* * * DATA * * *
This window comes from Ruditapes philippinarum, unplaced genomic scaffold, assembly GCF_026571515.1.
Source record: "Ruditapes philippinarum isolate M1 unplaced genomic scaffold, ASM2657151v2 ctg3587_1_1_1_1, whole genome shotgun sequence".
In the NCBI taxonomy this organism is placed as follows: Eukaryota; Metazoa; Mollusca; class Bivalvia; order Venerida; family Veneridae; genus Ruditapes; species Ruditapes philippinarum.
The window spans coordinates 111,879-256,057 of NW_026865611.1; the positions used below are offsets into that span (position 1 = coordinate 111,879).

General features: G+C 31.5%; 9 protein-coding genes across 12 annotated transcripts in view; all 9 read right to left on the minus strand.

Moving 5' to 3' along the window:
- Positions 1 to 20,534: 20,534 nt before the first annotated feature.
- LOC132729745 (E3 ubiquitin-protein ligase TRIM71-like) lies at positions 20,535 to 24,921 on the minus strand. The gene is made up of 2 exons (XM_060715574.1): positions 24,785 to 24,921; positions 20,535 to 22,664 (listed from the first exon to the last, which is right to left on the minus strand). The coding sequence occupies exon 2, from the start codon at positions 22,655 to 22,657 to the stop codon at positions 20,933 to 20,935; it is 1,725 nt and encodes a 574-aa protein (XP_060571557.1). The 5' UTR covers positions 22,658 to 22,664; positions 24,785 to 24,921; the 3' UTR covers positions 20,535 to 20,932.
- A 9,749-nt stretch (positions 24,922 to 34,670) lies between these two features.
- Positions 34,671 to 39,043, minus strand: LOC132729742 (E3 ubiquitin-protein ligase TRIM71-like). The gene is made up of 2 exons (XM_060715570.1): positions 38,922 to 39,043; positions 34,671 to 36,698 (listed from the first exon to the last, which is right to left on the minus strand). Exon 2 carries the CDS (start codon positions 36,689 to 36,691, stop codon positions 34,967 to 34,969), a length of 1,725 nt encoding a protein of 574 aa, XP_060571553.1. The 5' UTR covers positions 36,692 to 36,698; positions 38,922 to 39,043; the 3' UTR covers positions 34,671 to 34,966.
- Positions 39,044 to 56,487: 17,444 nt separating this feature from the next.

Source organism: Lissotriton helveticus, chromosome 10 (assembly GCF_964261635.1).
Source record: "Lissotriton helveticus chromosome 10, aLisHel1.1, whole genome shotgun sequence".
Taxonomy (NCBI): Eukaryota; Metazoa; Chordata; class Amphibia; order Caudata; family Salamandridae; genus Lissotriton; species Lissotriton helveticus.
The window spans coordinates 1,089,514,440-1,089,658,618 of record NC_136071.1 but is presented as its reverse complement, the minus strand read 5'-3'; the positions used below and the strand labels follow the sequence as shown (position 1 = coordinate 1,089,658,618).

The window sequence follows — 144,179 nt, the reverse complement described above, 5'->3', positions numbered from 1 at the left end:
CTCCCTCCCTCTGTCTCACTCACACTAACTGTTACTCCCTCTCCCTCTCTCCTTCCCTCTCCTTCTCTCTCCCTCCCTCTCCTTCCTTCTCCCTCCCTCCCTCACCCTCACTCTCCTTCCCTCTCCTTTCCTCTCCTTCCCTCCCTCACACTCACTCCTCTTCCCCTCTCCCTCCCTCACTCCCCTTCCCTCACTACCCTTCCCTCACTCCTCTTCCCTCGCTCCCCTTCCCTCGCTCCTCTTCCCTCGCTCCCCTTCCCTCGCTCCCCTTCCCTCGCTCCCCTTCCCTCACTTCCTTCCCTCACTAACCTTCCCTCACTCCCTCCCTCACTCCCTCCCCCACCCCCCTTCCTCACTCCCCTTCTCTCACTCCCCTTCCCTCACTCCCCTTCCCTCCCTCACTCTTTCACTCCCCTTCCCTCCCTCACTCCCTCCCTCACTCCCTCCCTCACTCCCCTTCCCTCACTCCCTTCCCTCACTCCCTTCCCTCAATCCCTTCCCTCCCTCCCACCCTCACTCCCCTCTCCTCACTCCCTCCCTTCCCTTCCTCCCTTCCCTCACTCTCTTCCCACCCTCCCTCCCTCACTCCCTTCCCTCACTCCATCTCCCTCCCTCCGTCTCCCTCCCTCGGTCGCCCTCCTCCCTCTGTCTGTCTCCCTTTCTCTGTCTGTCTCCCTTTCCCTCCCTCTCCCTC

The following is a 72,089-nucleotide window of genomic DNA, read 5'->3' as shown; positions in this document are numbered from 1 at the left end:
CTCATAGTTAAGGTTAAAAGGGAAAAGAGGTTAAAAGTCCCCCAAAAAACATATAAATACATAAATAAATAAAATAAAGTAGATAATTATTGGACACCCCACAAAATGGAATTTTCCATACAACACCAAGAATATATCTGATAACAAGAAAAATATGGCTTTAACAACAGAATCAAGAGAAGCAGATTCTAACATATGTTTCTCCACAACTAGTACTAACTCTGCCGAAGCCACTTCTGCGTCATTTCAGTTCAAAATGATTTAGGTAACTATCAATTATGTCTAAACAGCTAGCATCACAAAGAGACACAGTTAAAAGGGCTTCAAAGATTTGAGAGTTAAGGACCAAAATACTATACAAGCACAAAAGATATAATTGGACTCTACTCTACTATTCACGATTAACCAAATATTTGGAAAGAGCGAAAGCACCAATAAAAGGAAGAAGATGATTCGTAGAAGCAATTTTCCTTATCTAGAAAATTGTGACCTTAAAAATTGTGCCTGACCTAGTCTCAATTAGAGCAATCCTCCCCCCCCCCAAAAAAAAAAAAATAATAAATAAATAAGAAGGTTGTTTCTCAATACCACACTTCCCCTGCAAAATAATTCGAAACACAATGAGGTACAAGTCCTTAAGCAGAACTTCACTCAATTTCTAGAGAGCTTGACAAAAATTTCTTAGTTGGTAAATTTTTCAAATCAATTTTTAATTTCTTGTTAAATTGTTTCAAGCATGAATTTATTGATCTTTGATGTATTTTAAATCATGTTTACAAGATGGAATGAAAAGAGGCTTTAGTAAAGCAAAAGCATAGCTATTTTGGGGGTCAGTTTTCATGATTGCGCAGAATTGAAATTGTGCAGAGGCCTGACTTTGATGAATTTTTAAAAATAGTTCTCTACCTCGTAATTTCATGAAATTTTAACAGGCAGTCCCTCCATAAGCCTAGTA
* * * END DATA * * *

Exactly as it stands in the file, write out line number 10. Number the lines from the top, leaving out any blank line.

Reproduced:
- Positions 34,671 to 39,043, minus strand: LOC132729742 (E3 ubiquitin-protein ligase TRIM71-like). The gene is made up of 2 exons (XM_060715570.1): positions 38,922 to 39,043; positions 34,671 to 36,698 (listed from the first exon to the last, which is right to left on the minus strand). Exon 2 carries the CDS (start codon positions 36,689 to 36,691, stop codon positions 34,967 to 34,969), a length of 1,725 nt encoding a protein of 574 aa, XP_060571553.1. The 5' UTR covers positions 36,692 to 36,698; positions 38,922 to 39,043; the 3' UTR covers positions 34,671 to 34,966.